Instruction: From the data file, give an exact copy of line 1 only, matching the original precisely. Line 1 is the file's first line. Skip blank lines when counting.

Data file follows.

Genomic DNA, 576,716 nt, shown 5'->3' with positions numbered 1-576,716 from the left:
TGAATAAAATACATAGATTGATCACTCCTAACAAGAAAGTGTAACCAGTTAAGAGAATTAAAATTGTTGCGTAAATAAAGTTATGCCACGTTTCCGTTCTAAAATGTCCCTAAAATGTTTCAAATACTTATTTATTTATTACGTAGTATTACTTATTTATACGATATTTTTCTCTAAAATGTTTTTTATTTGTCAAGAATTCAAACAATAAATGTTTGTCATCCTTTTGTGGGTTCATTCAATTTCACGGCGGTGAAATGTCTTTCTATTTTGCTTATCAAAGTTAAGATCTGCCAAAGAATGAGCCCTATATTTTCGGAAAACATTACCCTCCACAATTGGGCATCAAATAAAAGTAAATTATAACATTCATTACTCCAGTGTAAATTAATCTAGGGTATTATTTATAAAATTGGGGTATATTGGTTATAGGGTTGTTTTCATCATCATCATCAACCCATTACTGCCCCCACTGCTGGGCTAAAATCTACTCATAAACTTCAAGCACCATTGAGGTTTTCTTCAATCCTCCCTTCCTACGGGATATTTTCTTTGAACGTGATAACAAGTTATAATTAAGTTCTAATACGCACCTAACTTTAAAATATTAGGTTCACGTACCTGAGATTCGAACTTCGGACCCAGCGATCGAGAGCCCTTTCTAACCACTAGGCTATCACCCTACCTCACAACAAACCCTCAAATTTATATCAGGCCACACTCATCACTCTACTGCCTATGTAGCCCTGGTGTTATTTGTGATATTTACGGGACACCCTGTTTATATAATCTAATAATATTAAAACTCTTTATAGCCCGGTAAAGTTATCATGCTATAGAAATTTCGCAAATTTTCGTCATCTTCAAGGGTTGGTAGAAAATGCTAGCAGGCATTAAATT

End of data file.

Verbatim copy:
Genomic DNA, 576,716 nt, shown 5'->3' with positions numbered 1-576,716 from the left: